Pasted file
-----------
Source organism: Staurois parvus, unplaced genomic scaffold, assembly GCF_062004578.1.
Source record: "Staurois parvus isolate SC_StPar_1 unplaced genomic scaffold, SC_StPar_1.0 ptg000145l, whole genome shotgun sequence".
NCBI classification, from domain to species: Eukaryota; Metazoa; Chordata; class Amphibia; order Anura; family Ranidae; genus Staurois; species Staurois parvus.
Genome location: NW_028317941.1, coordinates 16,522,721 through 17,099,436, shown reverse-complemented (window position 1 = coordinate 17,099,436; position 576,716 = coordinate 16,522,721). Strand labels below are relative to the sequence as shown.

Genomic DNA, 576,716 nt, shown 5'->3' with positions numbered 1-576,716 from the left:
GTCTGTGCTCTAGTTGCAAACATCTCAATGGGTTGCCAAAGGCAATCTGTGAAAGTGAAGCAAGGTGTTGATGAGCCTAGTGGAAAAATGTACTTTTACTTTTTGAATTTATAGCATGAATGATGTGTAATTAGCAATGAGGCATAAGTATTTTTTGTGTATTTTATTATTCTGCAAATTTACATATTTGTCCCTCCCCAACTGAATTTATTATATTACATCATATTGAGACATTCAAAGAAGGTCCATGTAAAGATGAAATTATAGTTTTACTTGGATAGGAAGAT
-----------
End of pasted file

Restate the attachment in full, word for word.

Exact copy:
Source organism: Staurois parvus, unplaced genomic scaffold, assembly GCF_062004578.1.
Source record: "Staurois parvus isolate SC_StPar_1 unplaced genomic scaffold, SC_StPar_1.0 ptg000145l, whole genome shotgun sequence".
NCBI classification, from domain to species: Eukaryota; Metazoa; Chordata; class Amphibia; order Anura; family Ranidae; genus Staurois; species Staurois parvus.
Genome location: NW_028317941.1, coordinates 16,522,721 through 17,099,436, shown reverse-complemented (window position 1 = coordinate 17,099,436; position 576,716 = coordinate 16,522,721). Strand labels below are relative to the sequence as shown.

Genomic DNA, 576,716 nt, shown 5'->3' with positions numbered 1-576,716 from the left:
GTCTGTGCTCTAGTTGCAAACATCTCAATGGGTTGCCAAAGGCAATCTGTGAAAGTGAAGCAAGGTGTTGATGAGCCTAGTGGAAAAATGTACTTTTACTTTTTGAATTTATAGCATGAATGATGTGTAATTAGCAATGAGGCATAAGTATTTTTTGTGTATTTTATTATTCTGCAAATTTACATATTTGTCCCTCCCCAACTGAATTTATTATATTACATCATATTGAGACATTCAAAGAAGGTCCATGTAAAGATGAAATTATAGTTTTACTTGGATAGGAAGAT